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Wrexham lettings agent and landlord prosecuted by council over HMO regulation breach

A private landlord in Wrexham has been prosecuted by Wrexham Council for operating an unlicensed house in multiple occupation (HMO).

At Mold Magistrates Court yesterday, landlord Jane Sabio – who had pleaded guilty at an earlier hearing – was fined £5,000, with costs of £1,697 and a £170 victim surcharge also imposed.

An officer from the council’s Environmental Health and Housing Standards team found the unlicensed HMO during an inspection following up on a complaint due to lack of repairs.

Letting agents Countrywide, trading as Beresford Adams, also pleaded guilty to a number of breaches at the same property, including inadequate fire safety measures and failing to supply an electrical safety certificate to Wrexham Council.

In sentencing at Wrexham Magistrates Court earlier this month, Countrywide was fined a total of £22,500, plus a £107 victim surcharge and £2,819 costs.

Cllr Hugh Jones, lead member for communities, partnerships, public protection and community safety, said: “The council is proactively working with landlords and letting agents to assist them in raising standards for tenants.

“But if they choose not to cooperate and not to comply with the legal requirements, we will have no hesitation in taking firm enforcement action, as this case demonstrates.”

Wrexham Council say: “Most landlords and letting agents ensure HMOs are properly licensed and maintained, but if your landlord or letting agent fails to acquire an HMO licence or carry out the necessary repairs and make adequate fire safety arrangements, you can contact the Environmental Health and Housing Standards team by e-mail at HealthandHousing@wrexham.gov.uk or on 01978 292040.

“We keep a list of currently licensed HMOs on our website, and also provide information on what an HMO is, and how they can be licensed.”

Source: Wrexham

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Appeal launched over refusal of plans to increase rooms at Wrexham HMO

An appeal has been launched after a bid to increase the number of bedrooms at a house in multiple occupation (HMO) near Wrexham town centre was turned down.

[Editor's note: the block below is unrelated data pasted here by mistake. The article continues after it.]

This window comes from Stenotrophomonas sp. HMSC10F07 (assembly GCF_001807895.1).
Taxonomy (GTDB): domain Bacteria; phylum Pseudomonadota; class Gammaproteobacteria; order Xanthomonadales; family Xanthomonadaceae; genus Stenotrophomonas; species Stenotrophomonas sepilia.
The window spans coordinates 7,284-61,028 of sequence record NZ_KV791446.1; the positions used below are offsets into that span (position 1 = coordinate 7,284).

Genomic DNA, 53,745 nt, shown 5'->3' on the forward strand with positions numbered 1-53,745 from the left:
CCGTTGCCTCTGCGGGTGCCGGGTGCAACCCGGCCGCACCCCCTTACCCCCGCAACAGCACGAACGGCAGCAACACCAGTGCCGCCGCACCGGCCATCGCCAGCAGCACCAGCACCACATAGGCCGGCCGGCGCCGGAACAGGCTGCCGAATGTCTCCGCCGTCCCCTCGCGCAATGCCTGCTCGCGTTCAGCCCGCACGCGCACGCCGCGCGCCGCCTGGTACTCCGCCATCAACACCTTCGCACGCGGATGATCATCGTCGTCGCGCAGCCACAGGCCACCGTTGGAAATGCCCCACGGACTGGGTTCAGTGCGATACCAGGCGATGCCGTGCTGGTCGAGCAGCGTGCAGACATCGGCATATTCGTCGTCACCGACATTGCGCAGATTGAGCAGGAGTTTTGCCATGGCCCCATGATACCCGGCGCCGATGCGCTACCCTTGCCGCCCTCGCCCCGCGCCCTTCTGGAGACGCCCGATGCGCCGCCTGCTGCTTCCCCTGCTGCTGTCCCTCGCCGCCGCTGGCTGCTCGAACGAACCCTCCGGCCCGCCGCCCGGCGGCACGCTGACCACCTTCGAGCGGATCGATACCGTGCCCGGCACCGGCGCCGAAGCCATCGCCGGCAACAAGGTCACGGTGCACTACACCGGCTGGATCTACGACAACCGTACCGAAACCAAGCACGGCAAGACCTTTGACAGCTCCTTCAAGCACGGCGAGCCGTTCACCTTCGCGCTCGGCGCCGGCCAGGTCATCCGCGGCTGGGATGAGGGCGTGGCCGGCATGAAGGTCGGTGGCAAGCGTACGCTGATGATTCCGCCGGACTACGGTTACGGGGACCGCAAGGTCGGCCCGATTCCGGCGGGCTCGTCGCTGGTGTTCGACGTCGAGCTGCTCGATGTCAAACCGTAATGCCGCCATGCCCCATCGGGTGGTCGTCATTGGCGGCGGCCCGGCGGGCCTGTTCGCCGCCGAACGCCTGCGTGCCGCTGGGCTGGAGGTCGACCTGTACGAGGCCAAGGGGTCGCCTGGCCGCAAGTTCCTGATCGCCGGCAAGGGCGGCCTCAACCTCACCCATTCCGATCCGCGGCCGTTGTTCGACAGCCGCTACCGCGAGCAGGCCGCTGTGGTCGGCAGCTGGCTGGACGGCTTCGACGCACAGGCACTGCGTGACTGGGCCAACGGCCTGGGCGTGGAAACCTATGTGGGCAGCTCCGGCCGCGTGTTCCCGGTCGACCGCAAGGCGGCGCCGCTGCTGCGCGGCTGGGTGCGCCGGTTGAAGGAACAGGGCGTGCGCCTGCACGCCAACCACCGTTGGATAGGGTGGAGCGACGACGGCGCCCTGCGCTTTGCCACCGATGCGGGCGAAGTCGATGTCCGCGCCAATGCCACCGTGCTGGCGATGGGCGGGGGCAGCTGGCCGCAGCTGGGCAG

Landlord Arran Pritchard applied to Wrexham Council in January to up the amount of bedrooms at a property on Poplar Road from six to seven.

However, the local authority issued a decision to reject the proposals after planning officers said there were not enough parking spaces outside.

Mr Pritchard has now submitted an appeal to the Planning Inspectorate in an attempt to have the outcome overturned.

In documents entered to support his case, he claimed most people living in HMOs don’t own a car, meaning the small increase would not cause a problem.

Highlighting a survey of the number of vehicles owned by tenants across the 23 properties he lets in the town, he said: “Here attached are two “vehicles per room” assessments, conducted in September 2015 and May 2016.

“They show that for 146 rooms/ occupants, there are just 17 to 25 occupants with vehicles, or one vehicle for every five rooms.

“This is largely due to all the rooms being in the town centre and tenants generally not being able to afford a vehicle.

“The planning application is to increase the number of rooms by the minimum possible, from six rooms to seven rooms. A comparable planning application, refusal, and successful appeal is the planning case for 33 Park Street, Wrexham.”